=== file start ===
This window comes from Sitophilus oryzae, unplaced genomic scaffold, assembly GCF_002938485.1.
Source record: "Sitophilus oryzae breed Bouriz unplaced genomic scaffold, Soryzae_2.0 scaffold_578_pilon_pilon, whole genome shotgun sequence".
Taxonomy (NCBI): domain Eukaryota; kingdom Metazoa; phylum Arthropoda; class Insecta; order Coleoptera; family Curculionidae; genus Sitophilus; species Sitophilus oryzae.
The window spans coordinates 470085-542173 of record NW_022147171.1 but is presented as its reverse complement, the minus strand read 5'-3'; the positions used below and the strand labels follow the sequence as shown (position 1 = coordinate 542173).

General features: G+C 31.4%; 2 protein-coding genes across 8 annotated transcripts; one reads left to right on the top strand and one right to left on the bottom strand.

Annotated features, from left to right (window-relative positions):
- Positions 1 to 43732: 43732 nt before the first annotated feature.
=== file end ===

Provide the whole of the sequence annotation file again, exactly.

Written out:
This window comes from Sitophilus oryzae, unplaced genomic scaffold, assembly GCF_002938485.1.
Source record: "Sitophilus oryzae breed Bouriz unplaced genomic scaffold, Soryzae_2.0 scaffold_578_pilon_pilon, whole genome shotgun sequence".
Taxonomy (NCBI): domain Eukaryota; kingdom Metazoa; phylum Arthropoda; class Insecta; order Coleoptera; family Curculionidae; genus Sitophilus; species Sitophilus oryzae.
The window spans coordinates 470085-542173 of record NW_022147171.1 but is presented as its reverse complement, the minus strand read 5'-3'; the positions used below and the strand labels follow the sequence as shown (position 1 = coordinate 542173).

General features: G+C 31.4%; 2 protein-coding genes across 8 annotated transcripts; one reads left to right on the top strand and one right to left on the bottom strand.

Annotated features, from left to right (window-relative positions):
- Positions 1 to 43732: 43732 nt before the first annotated feature.